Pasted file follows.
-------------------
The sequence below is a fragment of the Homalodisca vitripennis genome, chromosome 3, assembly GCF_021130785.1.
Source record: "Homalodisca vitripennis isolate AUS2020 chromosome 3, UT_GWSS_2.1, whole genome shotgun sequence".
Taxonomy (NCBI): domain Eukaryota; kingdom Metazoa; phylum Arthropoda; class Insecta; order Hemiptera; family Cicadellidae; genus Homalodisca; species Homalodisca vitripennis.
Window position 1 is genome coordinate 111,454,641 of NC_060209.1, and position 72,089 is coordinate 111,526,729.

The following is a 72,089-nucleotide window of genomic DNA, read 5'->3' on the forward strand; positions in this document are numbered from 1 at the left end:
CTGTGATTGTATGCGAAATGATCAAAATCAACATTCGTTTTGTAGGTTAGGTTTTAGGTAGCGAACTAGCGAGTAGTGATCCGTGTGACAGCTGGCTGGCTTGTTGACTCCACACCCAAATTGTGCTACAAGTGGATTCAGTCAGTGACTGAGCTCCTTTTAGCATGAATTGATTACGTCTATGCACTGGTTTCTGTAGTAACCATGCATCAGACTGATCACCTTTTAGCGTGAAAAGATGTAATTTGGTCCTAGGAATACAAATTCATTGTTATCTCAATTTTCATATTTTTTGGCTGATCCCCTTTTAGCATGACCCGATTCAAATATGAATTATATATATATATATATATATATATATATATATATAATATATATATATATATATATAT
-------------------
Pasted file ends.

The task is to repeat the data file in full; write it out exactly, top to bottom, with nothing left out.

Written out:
The sequence below is a fragment of the Homalodisca vitripennis genome, chromosome 3, assembly GCF_021130785.1.
Source record: "Homalodisca vitripennis isolate AUS2020 chromosome 3, UT_GWSS_2.1, whole genome shotgun sequence".
Taxonomy (NCBI): domain Eukaryota; kingdom Metazoa; phylum Arthropoda; class Insecta; order Hemiptera; family Cicadellidae; genus Homalodisca; species Homalodisca vitripennis.
Window position 1 is genome coordinate 111,454,641 of NC_060209.1, and position 72,089 is coordinate 111,526,729.

The following is a 72,089-nucleotide window of genomic DNA, read 5'->3' on the forward strand; positions in this document are numbered from 1 at the left end:
CTGTGATTGTATGCGAAATGATCAAAATCAACATTCGTTTTGTAGGTTAGGTTTTAGGTAGCGAACTAGCGAGTAGTGATCCGTGTGACAGCTGGCTGGCTTGTTGACTCCACACCCAAATTGTGCTACAAGTGGATTCAGTCAGTGACTGAGCTCCTTTTAGCATGAATTGATTACGTCTATGCACTGGTTTCTGTAGTAACCATGCATCAGACTGATCACCTTTTAGCGTGAAAAGATGTAATTTGGTCCTAGGAATACAAATTCATTGTTATCTCAATTTTCATATTTTTTGGCTGATCCCCTTTTAGCATGACCCGATTCAAATATGAATTATATATATATATATATATATATATATATATATATAATATATATATATATATATATAT